The postpartum time can one of joy and wonder, as well as adjustments, anxiety, and sleeplessness. A family is forever changed by the arrival of a new little person,whether it is the first child or the fourth. The postpartum time is also one in which couples commonly begin to explore options for postponing or avoiding another pregnancy. Natural family planning can be a very attractive option for a number of reasons, such as wanting to avoid artificial hormones while breastfeeding. However, many couples have reservations about using this method during a time when a woman's cycles can be irregular, or non-existent. Is it possible to use fertility awareness to avoid pregnancy during the postpartum time, or while breastfeeding? Yes indeed!
One of the strengths of the sympto-thermal method of natural family planning is that it involves observing multiple signs of fertility. If one sign is confusing, there are one or two other signs with which you can cross check.
Here are some tips to make charting postpartum successful for you:
1. Take an NFP class, or have a review session with your instructor
Learning all the ins and outs of NFP from a qualified instructor will give you the confidence to use this method with great effectiveness. Even if you have taken a class previously, meeting with your instructor to review the guidelines for the postpartum time can be very helpful. This is especially important if you are very serious about avoiding another pregnancy in the near future.
2. Chart carefully and consistently
Observing your fertility signs and charting carefully and consistently is the key to success. If you were used to charting before you became pregnant, you might be frustrated by your lack of cycles and the unfamiliar patterns you see. It might be some time before you ovulate and your cycles begin again, particularly if you are breastfeeding. However, if you chart your signs carefully, you will be able to detect the first signs of your fertility returning, whether it is one month or one year after your baby is born.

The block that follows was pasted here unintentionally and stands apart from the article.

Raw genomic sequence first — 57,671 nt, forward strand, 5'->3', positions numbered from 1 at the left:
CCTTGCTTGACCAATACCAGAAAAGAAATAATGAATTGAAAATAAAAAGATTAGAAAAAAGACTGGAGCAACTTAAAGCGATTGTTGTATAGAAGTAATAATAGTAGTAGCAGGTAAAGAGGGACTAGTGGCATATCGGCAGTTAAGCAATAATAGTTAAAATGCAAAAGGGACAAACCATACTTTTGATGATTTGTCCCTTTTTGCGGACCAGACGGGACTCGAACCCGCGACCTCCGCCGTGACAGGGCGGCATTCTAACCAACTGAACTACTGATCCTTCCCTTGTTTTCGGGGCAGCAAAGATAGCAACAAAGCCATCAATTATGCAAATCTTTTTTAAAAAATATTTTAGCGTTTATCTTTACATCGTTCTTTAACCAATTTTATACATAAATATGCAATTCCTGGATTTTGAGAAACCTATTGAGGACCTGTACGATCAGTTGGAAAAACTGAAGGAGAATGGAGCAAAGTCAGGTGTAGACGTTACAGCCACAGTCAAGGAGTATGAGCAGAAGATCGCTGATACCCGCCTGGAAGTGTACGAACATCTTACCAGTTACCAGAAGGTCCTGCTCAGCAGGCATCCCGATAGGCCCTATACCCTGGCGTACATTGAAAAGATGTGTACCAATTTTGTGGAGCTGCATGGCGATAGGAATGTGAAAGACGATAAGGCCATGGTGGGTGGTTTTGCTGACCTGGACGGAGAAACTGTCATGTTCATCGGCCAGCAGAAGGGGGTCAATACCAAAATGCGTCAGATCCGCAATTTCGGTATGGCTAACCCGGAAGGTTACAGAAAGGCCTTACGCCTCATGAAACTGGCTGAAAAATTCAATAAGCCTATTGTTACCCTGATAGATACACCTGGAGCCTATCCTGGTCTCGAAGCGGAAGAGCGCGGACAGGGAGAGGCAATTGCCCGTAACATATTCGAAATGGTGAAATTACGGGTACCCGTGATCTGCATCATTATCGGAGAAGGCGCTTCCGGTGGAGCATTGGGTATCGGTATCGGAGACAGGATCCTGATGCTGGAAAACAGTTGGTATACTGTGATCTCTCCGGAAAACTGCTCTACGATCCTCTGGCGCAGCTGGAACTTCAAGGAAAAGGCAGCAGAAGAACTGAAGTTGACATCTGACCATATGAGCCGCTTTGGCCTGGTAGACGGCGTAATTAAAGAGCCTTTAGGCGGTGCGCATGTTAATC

3. It's okay to only chart some signs
The most useful sign of fertility to chart while in the postpartum period is your cervical mucus. This is a special mucus produced by your cervix that is necessary for conception to occur. While breastfeeding especially, it's possible to have patches of 'mucus episodes' that reflect fluctuating hormone levels, but do not necessarily lead to ovulation. However, increased cervical mucus is one sign that ovulation may be approaching, so it's a very important observation to chart.
The basal body temperature sign, or your temperature taken first thing in the morning, may the the hardest sign to track postpartum because of the unpredictable sleep schedules of newborns. If you are waking at different times each day or throughout the night, your temperature sign may not be as reliable, and that's okay. This sign actually does nothing to predict ovulation, only to confirm once it's occurred. So feel free to take a break from charting this sign and focus on other observations, at least until your baby starts sleeping more.
If you have trouble with both of these signs, your instructor can teach you how charting changes in your cervical position and your cervix itself can be used to crosscheck with your other observations.
4. Have patience
Some women view an extended time without a period as a welcome break, but others see it as frustrating, particularly when they start thinking about having another baby. Some women get their cycles back shortly after giving birth, whether breastfeeding or not. Others can go a year (or even two!) before their cycle returns. And when it does return, it can take some months before it becomes regular again. All of these scenarios are variations of normal, and there is very little that you can do to control when your cycle will return. Asking your mother about her postpartum cycles might give some clues, as daughters often have similar experiences as their mothers.
The best things you can do during this time are to get adequate nutrition, as much sleep as you can, and spend time bonding with your new baby. It's also important to nurture your relationship with your spouse, as postpartum NFP (as well as the presence of a newborn!) can require a bit of abstinence.
If you want to learn more about NFP and your fertility signs, visit my FAQ page or contact me.
photo by Nutdanai Apikhomboonwaroot-freedigitalphotos.net
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